Storm oil is a term used to describe the deliberate use of oil to calm an area of water. It has been used to calm seas to facilitate rescues. Oil was usually carried in a bag which would be released onto the water or in a container which would slowly deploy the oil. Steamships and lifeboats from many countries were required to carry them until the end of the 20th Century. The United States Maritime Service Training Manual included storm oil in the list of general equipment aboard lifeboats, while the Merchant Shipping Act of 1894 mandated them for British vessels until 1998. Frequently vegetable oil or fish oil was used as a cheap form of oil.
Oil has a dampening effect on water which absorbs some of the energy of the waves. It also quickly forms a thin layer over a large expanse of the surface of the water through a process of deprotonation. This prevents wind from being able to get traction along the water and thus waves cannot form as easily.
The practice can be traced back as far as 350 BCE with Aristotle and to the early 1st century with Pliny the Elder. Aristotle described the use of oil being spread on the eyes of divers with the intention to "quiet the surface and permit the rays of light to reach them". Whaling vessels are purported to have dangled blubber around the hull when in heavy seas to help calm the ocean. Benjamin Franklin famously investigated the calming properties of oil during his visits to England in the mid-18th century, demonstrating the effect on lakes such as Derwentwater. Communications between Franklin and William Brownrigg show that Franklin had first encountered the phenomenon aboard a ship in 1757 and investigated it several years later alongside Brownrigg and Sir John Pringle. This led to the discussion of the topic at the Royal Society on 2 June 1774.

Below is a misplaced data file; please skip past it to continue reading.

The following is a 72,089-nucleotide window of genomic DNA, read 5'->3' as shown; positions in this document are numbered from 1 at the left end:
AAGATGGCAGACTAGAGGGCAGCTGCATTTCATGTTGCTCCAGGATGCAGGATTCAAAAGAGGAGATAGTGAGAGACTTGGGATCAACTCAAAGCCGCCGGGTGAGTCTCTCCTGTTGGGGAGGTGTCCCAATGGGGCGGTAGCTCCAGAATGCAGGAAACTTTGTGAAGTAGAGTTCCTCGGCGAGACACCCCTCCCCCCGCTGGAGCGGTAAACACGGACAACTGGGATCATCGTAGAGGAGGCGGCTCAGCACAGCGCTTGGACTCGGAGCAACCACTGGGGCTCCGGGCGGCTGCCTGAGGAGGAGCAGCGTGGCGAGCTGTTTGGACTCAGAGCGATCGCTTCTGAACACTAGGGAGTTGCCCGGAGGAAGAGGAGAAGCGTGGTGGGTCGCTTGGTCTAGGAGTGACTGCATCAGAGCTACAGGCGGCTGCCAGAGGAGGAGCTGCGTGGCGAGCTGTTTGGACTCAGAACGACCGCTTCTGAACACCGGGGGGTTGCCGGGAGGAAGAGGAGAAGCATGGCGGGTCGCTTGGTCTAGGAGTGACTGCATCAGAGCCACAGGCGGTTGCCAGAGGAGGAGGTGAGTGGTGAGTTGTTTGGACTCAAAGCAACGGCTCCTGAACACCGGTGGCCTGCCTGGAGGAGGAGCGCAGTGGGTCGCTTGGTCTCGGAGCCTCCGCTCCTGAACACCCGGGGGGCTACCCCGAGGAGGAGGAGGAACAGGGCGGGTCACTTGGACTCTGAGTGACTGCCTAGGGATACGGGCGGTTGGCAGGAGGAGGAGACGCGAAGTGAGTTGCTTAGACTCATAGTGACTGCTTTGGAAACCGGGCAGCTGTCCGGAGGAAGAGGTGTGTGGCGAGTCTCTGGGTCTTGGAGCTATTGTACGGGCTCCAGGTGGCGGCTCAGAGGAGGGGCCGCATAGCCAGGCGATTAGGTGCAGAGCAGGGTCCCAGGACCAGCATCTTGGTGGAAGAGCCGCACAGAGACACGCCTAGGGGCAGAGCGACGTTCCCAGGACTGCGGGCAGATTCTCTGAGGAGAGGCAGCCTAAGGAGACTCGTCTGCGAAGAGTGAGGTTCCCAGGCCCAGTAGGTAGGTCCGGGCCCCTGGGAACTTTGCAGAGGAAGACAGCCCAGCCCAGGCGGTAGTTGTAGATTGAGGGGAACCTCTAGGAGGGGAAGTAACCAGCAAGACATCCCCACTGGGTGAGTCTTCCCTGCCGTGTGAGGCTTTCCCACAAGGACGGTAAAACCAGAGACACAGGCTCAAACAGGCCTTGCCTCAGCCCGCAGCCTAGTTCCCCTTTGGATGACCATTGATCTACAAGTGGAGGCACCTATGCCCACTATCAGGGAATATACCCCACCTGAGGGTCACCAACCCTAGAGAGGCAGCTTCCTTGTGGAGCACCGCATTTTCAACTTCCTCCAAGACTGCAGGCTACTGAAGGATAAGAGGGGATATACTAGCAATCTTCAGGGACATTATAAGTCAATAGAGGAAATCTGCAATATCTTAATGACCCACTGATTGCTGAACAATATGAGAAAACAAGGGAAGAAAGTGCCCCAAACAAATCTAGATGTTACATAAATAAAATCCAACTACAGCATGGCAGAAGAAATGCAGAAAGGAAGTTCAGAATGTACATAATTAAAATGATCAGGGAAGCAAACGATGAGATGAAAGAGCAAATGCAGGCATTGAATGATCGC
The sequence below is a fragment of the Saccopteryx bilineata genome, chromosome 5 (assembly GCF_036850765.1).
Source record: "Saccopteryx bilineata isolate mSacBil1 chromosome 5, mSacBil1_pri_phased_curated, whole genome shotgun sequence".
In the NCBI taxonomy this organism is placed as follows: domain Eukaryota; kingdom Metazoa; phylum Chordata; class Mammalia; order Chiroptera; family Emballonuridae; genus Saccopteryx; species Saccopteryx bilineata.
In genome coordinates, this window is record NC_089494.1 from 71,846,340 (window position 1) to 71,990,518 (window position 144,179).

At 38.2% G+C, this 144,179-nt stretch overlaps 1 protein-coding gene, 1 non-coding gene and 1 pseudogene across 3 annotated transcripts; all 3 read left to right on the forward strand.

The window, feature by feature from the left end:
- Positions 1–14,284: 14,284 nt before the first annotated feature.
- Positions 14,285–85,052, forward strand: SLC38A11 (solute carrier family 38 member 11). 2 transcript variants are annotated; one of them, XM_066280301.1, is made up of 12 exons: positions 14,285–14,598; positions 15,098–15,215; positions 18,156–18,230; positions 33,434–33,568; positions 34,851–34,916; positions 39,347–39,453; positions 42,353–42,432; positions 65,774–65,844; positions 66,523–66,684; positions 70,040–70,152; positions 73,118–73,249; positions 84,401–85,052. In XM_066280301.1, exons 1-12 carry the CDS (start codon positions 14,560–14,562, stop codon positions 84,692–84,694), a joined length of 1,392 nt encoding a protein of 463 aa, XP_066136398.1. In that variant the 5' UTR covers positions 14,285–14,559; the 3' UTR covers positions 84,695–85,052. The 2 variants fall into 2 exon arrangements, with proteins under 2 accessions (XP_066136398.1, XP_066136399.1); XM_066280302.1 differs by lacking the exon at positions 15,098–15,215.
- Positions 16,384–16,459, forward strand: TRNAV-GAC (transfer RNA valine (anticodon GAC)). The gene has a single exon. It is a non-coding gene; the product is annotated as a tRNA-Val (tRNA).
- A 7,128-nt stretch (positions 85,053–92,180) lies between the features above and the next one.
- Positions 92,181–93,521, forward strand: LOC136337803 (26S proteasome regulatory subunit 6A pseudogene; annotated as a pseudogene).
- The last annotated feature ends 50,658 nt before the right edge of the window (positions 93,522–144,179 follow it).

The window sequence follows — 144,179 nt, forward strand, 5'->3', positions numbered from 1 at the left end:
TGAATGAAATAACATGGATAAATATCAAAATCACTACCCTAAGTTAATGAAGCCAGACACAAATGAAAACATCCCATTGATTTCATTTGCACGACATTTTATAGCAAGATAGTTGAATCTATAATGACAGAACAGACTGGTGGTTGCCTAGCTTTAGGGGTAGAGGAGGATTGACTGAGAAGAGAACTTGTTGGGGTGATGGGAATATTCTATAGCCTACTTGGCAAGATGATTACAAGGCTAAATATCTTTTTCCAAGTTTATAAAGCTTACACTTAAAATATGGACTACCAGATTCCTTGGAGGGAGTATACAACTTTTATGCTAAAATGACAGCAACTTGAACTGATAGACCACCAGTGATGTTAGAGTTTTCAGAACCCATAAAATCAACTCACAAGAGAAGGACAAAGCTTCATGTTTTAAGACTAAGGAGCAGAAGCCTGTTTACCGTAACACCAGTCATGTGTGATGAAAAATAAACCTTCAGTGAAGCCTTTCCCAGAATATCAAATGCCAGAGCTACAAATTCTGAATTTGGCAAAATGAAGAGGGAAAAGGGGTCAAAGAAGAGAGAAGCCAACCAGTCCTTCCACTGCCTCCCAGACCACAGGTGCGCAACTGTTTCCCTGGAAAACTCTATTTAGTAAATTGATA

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- Rob Waugh (15 December 2016). "Watch as a tablespoonful of olive oil calms the waves on a whole lake". Yahoo!. Retrieved 28 January 2018.
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- Joost Mertens (January 2006). "Oil on troubled waters: Benjamin Franklin and the honor of Dutch Seamen". Physics Today. Physics Today. 59: 36. doi:10.1063/1.2180175. Retrieved 26 January 2018.
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